62  Politics, Religion, Science, Culture and Humanities / Politics & Religion / Re: Political Economics on: May 22, 2009, 04:38:47 PM

U.S. Dollar No Longer Russia Primary Reserve Currency...


This is a big deal. Today’s action with falling equities, falling bond prices, and a falling dollar (with sharply rising gold prices in dollar terms) pretty much boxes Bernanke and little Timmy Geithner in.
The American way of life is about to change whether we like it or not.

Notice that no shots were fired, no one sent up a balloon saying “Russia no longer uses the dollar as a reserve currency!” No, it happened slowly and subtly. (ht Comrade)
Russia Dumps the U.S. Dollar for Euro as Reserve Currency

The US dollar is not Russia’s basic reserve currency anymore. The euro-based share of reserve assets of Russia’s Central Bank increased to the level of 47.5 percent as of January 1, 2009 and exceeded the investments in dollar assets, which made up 41.5 percent, The Vedomosti newspaper wrote.

The dollar has thus lost the status of the basic reserve currency for the Russian Central Bank, the annual report, which the bank provided to the State Duma, said.

In accordance with the report, about 47.5 percent of the currency assets of the Russian Central Bank were based on the euro, whereas the dollar-based assets made up 41.5 percent as of the beginning of the current year. The situation was totally different at the beginning of the previous year: 47 percent of investments were made in US dollars, while the euro investments were evaluated at 42 percent.

The dollar share had increased to 49 percent and remained so as of October 1. The euro share made up 40 percent. The rest of investments were based on the British pound, the Japanese yen and the Swiss frank.

The report also said that the reserve currency assets of the Russian Central Bank were cut by $56.6 billion. The losses mostly occurred at the end of the year, when the Central Bank was forced to conduct massive interventions to curb the run of traders who rushed to buy up foreign currencies. The currency assets of the Central Bank had grown to $537.6 billion by October 2008. Therefore, the index dropped by almost $133 billion within the recent three months.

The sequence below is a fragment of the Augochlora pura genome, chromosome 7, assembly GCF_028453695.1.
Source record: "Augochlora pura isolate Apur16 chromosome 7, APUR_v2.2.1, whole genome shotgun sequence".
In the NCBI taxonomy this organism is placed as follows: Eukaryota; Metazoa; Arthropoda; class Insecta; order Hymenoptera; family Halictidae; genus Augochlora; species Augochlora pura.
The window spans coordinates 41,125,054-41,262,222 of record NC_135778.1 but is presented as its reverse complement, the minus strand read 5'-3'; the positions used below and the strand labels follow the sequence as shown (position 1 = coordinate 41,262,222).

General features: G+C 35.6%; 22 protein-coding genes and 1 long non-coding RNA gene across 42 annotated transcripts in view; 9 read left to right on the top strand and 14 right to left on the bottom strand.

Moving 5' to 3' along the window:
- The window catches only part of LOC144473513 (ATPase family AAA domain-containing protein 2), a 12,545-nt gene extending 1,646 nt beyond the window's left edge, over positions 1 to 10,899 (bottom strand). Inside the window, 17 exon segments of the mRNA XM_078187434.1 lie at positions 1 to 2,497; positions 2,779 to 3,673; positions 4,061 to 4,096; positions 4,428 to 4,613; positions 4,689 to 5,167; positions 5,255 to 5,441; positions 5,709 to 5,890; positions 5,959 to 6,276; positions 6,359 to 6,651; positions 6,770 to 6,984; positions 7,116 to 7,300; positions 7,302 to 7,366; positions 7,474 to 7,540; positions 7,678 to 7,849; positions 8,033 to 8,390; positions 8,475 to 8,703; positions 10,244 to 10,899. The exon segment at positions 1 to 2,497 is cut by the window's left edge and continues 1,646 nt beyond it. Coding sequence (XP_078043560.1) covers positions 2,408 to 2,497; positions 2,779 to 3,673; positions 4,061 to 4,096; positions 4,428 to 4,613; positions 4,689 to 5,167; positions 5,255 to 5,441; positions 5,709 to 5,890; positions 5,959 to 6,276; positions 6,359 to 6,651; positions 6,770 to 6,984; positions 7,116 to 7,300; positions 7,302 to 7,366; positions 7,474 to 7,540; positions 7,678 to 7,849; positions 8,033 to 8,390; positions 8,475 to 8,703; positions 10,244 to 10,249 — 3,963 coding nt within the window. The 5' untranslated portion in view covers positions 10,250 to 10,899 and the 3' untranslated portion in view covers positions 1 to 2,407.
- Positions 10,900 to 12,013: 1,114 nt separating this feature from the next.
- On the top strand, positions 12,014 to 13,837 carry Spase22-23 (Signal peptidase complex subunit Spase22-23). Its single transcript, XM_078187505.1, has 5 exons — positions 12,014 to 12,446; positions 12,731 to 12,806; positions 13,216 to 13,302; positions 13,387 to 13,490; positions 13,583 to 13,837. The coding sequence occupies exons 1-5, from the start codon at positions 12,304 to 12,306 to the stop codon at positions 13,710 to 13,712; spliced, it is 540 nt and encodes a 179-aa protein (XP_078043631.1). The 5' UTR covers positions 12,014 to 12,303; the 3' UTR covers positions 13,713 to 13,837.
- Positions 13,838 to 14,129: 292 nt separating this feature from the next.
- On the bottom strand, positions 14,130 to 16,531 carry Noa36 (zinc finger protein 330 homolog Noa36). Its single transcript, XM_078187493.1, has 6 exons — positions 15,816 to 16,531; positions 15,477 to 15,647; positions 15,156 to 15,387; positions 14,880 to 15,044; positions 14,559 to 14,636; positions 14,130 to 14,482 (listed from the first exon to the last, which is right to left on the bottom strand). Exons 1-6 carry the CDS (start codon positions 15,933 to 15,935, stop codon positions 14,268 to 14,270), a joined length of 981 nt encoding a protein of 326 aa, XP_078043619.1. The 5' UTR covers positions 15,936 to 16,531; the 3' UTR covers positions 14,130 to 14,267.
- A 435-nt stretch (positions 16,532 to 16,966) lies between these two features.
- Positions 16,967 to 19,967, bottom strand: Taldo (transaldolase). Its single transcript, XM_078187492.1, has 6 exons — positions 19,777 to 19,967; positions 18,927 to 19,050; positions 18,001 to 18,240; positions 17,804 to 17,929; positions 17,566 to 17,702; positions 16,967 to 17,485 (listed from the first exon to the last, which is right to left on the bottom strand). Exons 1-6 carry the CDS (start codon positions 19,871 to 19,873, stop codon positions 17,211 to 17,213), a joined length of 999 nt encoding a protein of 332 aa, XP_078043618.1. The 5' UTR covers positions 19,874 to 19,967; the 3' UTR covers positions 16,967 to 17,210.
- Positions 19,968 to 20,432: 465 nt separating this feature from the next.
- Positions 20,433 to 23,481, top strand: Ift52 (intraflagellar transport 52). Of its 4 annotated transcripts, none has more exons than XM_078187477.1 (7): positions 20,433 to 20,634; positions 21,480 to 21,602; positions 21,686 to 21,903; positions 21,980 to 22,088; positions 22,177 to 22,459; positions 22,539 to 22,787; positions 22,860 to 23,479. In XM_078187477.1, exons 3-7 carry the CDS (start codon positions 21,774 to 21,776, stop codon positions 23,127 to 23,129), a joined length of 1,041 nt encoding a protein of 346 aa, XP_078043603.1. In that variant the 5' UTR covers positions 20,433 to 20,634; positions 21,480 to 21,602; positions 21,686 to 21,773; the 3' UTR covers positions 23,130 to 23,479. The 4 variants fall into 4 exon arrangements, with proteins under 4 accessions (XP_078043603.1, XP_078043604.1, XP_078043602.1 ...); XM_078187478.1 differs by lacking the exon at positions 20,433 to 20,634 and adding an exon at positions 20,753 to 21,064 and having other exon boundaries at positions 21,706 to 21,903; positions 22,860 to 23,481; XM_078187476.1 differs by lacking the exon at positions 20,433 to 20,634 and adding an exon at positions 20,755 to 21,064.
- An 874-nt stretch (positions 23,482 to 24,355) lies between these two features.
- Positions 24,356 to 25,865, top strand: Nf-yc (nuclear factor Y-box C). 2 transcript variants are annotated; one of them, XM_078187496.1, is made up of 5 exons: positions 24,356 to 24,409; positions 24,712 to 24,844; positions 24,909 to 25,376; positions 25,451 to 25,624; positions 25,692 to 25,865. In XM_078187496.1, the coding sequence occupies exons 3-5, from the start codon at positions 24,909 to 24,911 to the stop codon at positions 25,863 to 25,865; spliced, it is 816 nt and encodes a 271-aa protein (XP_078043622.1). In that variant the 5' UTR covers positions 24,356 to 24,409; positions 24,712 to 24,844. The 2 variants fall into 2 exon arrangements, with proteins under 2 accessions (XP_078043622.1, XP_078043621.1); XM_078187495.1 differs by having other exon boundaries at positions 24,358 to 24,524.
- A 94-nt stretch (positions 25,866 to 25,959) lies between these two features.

The majority of Russian companies, banks and most of the Russian population started to purchase enormous amounts of foreign currencies at the end of 2008. The dollar gained 16 percent and the euro 13.5 percent over the fourth quarter. The demand on the US dollar was extremely high, and the Central Bank was forced to spend a big part of its dollar assets, experts say.

The change of the structure of the currency portfolio of the Bank of Russia has not affected the official peg of the dual currency basket, which includes $0.55 and 0.45 EUR.
The investments of the Bank of Russia in state securities of foreign issuers have been considerably increased, the report said. About a third of Russia’s international reserves are based on US Treasury bonds.

Russia became one of the largest creditors of the US administration last year, the US Department of the Treasury said. Russia increased its investments in the debt securities of the US Treasury from $32.7 billion as of December 2007 to $116.4 billion as of December 2008.